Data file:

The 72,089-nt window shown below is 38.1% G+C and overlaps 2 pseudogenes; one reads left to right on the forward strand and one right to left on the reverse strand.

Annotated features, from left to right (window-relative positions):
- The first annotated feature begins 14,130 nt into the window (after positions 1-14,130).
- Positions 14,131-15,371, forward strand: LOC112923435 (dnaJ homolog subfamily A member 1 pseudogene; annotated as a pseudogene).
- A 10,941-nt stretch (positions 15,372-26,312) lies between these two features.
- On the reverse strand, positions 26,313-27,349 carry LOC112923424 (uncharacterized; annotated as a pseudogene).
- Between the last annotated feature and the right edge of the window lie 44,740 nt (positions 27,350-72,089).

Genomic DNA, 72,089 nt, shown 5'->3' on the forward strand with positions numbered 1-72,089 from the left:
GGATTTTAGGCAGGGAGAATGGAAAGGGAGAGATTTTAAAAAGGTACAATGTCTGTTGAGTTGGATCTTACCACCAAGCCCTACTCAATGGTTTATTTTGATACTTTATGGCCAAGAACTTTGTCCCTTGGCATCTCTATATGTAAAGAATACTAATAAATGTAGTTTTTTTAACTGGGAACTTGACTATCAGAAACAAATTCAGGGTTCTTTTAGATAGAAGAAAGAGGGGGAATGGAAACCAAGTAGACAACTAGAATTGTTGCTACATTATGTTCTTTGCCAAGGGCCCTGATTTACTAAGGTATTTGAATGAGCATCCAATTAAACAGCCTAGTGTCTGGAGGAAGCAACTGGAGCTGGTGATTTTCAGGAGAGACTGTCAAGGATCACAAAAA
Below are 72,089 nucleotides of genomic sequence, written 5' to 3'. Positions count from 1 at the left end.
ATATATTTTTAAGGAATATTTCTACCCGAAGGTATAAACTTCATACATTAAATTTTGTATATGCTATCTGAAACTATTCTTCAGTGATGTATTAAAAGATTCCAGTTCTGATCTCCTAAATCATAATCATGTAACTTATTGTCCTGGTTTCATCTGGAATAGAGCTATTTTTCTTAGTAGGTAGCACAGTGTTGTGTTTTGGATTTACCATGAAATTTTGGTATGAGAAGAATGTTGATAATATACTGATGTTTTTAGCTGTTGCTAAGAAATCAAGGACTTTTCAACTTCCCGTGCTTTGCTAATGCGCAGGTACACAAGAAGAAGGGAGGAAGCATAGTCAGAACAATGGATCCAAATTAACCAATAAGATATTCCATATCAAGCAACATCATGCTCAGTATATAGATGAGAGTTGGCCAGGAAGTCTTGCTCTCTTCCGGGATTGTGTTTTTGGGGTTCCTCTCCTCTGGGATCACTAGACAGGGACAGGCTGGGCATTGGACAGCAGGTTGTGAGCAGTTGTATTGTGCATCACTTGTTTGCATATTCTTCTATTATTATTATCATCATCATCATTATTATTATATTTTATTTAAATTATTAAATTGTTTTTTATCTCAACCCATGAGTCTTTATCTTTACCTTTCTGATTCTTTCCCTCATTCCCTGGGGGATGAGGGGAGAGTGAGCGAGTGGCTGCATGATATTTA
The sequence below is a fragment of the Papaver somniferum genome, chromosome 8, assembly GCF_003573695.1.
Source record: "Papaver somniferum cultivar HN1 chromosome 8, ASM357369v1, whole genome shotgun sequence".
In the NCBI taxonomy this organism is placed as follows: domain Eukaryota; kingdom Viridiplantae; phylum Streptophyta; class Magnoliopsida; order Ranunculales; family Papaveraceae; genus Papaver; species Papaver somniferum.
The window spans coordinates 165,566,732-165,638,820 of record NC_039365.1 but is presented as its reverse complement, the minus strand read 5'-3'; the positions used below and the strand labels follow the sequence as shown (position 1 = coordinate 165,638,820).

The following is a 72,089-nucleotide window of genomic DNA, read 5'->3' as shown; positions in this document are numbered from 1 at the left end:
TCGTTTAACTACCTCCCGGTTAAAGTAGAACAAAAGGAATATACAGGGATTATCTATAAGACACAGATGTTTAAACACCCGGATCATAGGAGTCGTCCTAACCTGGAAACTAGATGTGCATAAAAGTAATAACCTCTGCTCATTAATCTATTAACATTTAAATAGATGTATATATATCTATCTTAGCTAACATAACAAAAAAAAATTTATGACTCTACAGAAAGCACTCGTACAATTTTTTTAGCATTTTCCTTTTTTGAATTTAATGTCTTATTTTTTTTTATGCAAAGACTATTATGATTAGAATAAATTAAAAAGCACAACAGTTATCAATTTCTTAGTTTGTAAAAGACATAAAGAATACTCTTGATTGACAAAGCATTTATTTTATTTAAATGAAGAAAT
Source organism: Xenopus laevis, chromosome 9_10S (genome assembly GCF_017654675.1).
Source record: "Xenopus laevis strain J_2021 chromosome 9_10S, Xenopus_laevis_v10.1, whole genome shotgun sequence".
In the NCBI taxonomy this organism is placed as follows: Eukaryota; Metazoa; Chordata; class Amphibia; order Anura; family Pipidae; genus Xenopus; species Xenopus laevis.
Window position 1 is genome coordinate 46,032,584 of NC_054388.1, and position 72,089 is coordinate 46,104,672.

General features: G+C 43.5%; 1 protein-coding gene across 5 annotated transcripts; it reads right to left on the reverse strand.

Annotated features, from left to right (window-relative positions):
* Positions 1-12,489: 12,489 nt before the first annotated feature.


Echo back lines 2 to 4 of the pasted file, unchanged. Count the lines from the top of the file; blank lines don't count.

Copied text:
Annotated features, from left to right (window-relative positions):
- The first annotated feature begins 14,130 nt into the window (after positions 1-14,130).
- Positions 14,131-15,371, forward strand: LOC112923435 (dnaJ homolog subfamily A member 1 pseudogene; annotated as a pseudogene).